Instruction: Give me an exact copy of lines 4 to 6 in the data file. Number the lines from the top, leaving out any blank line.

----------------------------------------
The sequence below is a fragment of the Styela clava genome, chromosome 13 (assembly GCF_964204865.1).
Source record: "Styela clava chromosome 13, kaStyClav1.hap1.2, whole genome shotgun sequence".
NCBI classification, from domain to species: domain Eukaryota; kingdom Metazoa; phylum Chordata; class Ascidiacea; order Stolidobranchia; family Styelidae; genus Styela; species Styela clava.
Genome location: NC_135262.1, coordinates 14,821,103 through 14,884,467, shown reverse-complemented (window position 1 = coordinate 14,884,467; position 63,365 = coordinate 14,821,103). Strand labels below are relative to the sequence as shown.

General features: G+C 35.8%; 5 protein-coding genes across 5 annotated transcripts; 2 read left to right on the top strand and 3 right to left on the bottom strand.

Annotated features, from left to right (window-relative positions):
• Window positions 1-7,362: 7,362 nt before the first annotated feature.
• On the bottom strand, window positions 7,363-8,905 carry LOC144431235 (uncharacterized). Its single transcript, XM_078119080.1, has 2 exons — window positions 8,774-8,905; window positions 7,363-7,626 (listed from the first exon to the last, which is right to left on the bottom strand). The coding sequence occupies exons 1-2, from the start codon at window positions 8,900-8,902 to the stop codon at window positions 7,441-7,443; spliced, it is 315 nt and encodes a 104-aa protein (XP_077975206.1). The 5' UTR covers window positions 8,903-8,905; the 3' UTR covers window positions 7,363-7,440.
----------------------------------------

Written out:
Genome location: NC_135262.1, coordinates 14,821,103 through 14,884,467, shown reverse-complemented (window position 1 = coordinate 14,884,467; position 63,365 = coordinate 14,821,103). Strand labels below are relative to the sequence as shown.

General features: G+C 35.8%; 5 protein-coding genes across 5 annotated transcripts; 2 read left to right on the top strand and 3 right to left on the bottom strand.

Annotated features, from left to right (window-relative positions):